A 45-year old normotensive, euglycaemic, non-smoker was referred from a peripheral hospital to the Cardiology unit of the University College Hospital, Nigeria for evaluation of a syncopal attack. He was in apparent good health until 2 weeks before presentation when he suddenly felt severe giddiness, not preceded by chest pains, palpitations or breathlessness. He was admitted at the peripheral hospital for two days during which the giddiness resolved and was subsequently discharged with instruction to exercise regularly. The first exercise of brisk walk for about thirty minutes in company of a friend was not eventful; however a repeat exercise the following day resulted in a syncopal episode lasting few minutes. He sustained no head injury and there were no associated seizures or urinary incontinence. He was subsequently referred to our centre for further evaluation. Past medical history was unremarkable except for an appendicectomy in 1985 and a urological procedure in 2001 during investigation for infertility. He had no adverse reactions or sequelae.

Examination revealed a conscious middle aged man who was not in any distress. He was neither pale nor cyanosed and had no pedal oedema. His pulse was 60 beats per min, regular and normal volume. The peripheral pulses were palpable and there was no carotid bruit. Blood pressure was 130/90 mmHg. First and second heart sounds only were heard. The respiratory, abdominal and nervous system examinations were not remarkable.

Initial resting 12-lead ECG, 24-hr ambulatory ECG, trans-thoracic echocardiogram and electroencephalogram (EEG) were essentially normal. Another episode of syncope warranted further investigation. Immediate post syncope ECG showed deeply inverted symmetrical T waves in the anterior leads (Figure 1).

An assessment of ischaemic heart disease was made and he was referred to the Madras Medical Mission Chennai India for Coronary angiography and possible revascularisation.

On admission at the centre, chest X-ray revealed no abnormalities. Resting ECG showed sinus bradycardia with a normal QRS axis and T wave inversion in leads V1-V5. Trans-thoracic echocardiogram showed no regional wall motion abnormalities, normal LV ejection fraction, type II diastolic dysfunction, concentric LVH, mild tricuspid regurgitation and pulmonary arterial hypertension (PAH). CK-MB was 17IU/L and troponin I was 0.095ng/ml. Coronary angiogram revealed 70-80% stenosis in the ostial-proximal LAD (Figure 2). Normal right coronary artery with non dominant circumflex artery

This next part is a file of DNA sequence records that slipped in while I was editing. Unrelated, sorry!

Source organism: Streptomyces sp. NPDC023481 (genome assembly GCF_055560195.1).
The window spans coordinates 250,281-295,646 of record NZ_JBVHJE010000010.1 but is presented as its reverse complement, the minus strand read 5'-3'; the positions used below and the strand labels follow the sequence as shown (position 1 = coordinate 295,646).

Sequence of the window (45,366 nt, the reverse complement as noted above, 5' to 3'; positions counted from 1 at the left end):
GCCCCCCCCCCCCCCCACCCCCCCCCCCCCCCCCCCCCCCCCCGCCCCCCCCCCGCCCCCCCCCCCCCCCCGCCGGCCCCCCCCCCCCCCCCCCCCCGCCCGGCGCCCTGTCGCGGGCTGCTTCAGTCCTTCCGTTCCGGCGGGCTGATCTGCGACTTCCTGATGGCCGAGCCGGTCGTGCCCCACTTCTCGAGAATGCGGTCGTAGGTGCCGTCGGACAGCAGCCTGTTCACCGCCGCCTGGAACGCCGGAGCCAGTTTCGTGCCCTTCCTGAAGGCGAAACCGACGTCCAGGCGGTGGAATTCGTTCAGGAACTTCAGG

He had a successful PTCA + DES stent to the LAD (Figure 3). He was also treated with antiplatelets, statins and low molecular weight heparin. Post-procedure course was uneventful and he was discharged after 3 days with stable vital signs.

 

 

Discussion

The traditional risk factors for atherosclerotic coronary artery disease are widely recognised. The non-modifiable risk factors include age >65 years, male sex, and a family history of coronary artery disease. The modifiable risk factors include diabetes, hypertension, dyslipidaemia, smoking history, obesity, sedentary lifestyle and elevated homocysteine.

There was paucity of these traditional risk factors in the case being presented, gender and low HDL-C being the only definite risk. Also the typical clinical manifestation of atherosclerotic coronary artery disease, angina pectoris, was significantly absent in the case presented. Epidemiologically, silent myocardial infarctions have been found to be more prevalent in diabetics. In the elderly atypical presentations of coronary artery disease may be seen - dyspepsia, dyspnoea, nausea and vomiting, termed angina equivalents. Syncope and presyncope in isolation are uncommon modes of presentation of coronary artery disease.

Syncope is a symptom, defined as a transient, self limiting loss of consciousness with a relatively rapid onset and usually leading to fall; the subsequent recovery is spontaneous, complete, and usually prompt. The underlying mechanism is a transient global cerebral hypoperfusion. Clinical features suggestive of a cardiac syncope include occurrence during exertion or in the supine position, association with palpitations or chest pains, or occurrence on the background of demonstrable structural heart disease, all of which were absent in our patient. Holter ECG also failed to demonstrate any arrhythmias.

In the case being presented, despite the benign appearance of the syncopal episodes, and absence of classical symptoms of coronary artery disease, the deeply inverted T-wave in the anterior leads which were symmetrical was worrisome and necessitated referral to Madras Medical Mission for further management.

 

 

Conclusion

In view of the rising trend of cardiac death in the country, there is the need for high index of suspicion in making diagnosis of coronary artery disease in patients with recurring syncope.

 

 

Competing interests

The authors declare no competing interests.

 

 

Authors contributions

All the authors have equaly contributed to this manuscript. All the authors have read and approved the final version of the manuscript.

 

 

Figures

Figure 1: Immediate post syncope 12-lead ECG of the patient

Figure 2: Coronary angiogram with a stenosis of the LAD (arrow)

Figure 3: Post PTCA coronary angiogram showing adequate flow in the LAD.

 

 

References